kostya and wife

Content provided by Kostya Etus, CLS Portfolio Manager

My wife and I recently went through our annual risk review (a process I would recommend to everyone). We looked through each of our separate retirement accounts to determine if we are comfortable with the level of risk we’re taking (based on both emotional and financial capacity). My wife tends to lean more conservatively in terms of emotional capacity, even when we could manage financially. Instead of arguing though, I have adapted in our marriage, and let her have her way, while increasing risk in my own portfolio to even us out. But this process got me thinking. Why not incorporate all our assets into joint investment planning?

For married couples, retirement accounts should not be looked at as standalones. Spouses must decide together when they want to retire and the type of lifestyle they want in retirement. This will help determine how much to allocate and what the asset allocation mix should be, based on risk and return expectations. But the key point is the accounts must be looked at as a whole. If one person is all in stocks from an employer’s stock-offering program, perhaps the other should diversify with a heavy-bond allocation to mitigate overall risk. Such practices can help ensure there are no major surprises when retirement draws near.

Next, take a look at your assets. Real estate is typically not included in investment management due to its illiquidity; after all, you need a place to live. But what if the plan is to sell the large house you bought for your family and downsize to a smaller, cheaper place after the kids have moved out? Perhaps the plan is to buy a lake house, rent an apartment, or better yet live on a cruise ship (surprisingly, it’s cheaper than some apartments). That would certainly result in a significant cash inflow. And since home prices tend to be relatively stable in the short term and appreciate in the long term, the result is a fairly conservative long-term investment. Thus, such a strategy may allow you to take on a bit more risk in your other investments. A similar strategy could be employed with other large-ticket items, such as cars and boats, which could be consolidated, downgraded, or sold.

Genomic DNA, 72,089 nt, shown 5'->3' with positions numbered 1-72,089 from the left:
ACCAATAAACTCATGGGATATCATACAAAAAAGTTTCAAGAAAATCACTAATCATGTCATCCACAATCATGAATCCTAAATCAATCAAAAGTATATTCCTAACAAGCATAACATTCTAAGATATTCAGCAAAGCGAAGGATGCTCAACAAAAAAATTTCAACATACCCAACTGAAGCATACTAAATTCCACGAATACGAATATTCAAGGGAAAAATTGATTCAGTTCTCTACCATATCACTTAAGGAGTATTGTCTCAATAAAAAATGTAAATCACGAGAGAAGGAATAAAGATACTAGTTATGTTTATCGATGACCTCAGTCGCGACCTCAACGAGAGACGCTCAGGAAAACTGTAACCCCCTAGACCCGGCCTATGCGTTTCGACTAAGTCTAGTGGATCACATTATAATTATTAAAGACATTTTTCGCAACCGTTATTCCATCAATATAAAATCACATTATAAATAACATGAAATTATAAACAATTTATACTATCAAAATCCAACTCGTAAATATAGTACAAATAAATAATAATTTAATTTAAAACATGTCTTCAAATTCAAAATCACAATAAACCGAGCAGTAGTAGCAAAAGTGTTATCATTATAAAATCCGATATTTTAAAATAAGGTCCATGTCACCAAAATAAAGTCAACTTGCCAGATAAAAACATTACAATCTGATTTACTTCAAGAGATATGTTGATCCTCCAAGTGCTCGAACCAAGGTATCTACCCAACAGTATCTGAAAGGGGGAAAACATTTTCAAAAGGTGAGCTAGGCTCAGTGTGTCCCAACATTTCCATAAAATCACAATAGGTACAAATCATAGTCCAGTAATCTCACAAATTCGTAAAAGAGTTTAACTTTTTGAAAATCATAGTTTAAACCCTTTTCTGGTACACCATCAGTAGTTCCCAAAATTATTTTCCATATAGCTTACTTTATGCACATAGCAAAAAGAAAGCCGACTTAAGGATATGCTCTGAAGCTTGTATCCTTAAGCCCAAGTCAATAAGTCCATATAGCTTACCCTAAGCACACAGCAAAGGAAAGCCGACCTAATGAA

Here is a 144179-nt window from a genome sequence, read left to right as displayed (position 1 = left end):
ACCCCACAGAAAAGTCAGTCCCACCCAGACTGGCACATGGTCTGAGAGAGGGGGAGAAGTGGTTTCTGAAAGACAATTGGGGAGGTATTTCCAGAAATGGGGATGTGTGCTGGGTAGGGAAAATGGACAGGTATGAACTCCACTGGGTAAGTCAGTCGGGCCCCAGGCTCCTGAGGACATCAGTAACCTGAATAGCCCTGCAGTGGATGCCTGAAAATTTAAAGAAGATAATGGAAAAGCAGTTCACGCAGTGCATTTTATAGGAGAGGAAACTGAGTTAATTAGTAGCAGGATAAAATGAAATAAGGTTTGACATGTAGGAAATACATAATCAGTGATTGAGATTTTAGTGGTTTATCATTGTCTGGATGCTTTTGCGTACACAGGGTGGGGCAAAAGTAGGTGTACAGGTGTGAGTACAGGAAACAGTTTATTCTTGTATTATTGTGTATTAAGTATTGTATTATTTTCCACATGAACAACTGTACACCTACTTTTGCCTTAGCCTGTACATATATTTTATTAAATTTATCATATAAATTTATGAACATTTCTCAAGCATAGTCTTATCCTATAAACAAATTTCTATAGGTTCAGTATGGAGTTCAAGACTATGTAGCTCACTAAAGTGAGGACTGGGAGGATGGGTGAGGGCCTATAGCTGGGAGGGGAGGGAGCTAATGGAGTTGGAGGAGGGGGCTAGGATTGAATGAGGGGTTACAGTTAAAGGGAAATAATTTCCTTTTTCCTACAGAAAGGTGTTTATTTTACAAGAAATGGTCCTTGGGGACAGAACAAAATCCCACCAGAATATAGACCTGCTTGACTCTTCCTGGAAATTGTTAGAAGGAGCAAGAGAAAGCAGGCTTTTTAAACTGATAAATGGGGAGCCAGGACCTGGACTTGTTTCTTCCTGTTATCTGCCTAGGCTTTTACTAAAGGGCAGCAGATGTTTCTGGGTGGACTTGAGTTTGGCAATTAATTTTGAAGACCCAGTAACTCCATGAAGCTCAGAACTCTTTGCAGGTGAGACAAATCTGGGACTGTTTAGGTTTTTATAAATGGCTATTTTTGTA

Finally, the king of investments. Cash! This is the money left over after paying for your assets and contributing to retirement, including your checking account, savings account, safety reserves, certificates of deposit, money market funds, and of course the cash under your mattress. Ultra-safe, ultra-liquid, and always saves you in a jam! Unfortunately, in low-interest-rate environments, such as the one we’ve seen since the financial crisis, cash is being depreciated by inflation. Yes, you’re losing money by leaving it in your bank. So you may be thinking you should put your cash to work in some kind of investment… well, not so fast. First, you need peace of mind – the financial security and stability that only cash can offer. Second, don’t forget about the diversification and risk reduction benefits that cash can provide. If you feel more comfortable with large cash balances, simply boost the risk exposure in your other investments to maintain a risk target that both you and your spouse are comfortable with.

Ultimately, keeping an eye on your risk tolerance, aggregate assets, and retirement planning should result in a happier wife life.


The views expressed herein are exclusively those of CLS Investments, LLC, and are not meant as investment advice and are subject to change.  This information is prepared for general information only.  It does not have regard to the specific investment objectives, financial situation and the particular needs of any specific person who may receive this report.  You should seek financial advice regarding the appropriateness of investing in any security or investment strategy discussed or recommended in this report and should understand that statements regarding future prospects may not be realized.  You should note that security values may fluctuate and that each security’s price or value may rise or fall.  Accordingly, investors may receive back less than originally invested.  Past performance is not a guide to future performance.  Investing in any security involves certain systematic risks including, but not limited to, market risk, interest-rate risk, inflation risk, and event risk.  These risks are in addition to any unsystematic risks associated with particular investment styles or strategies.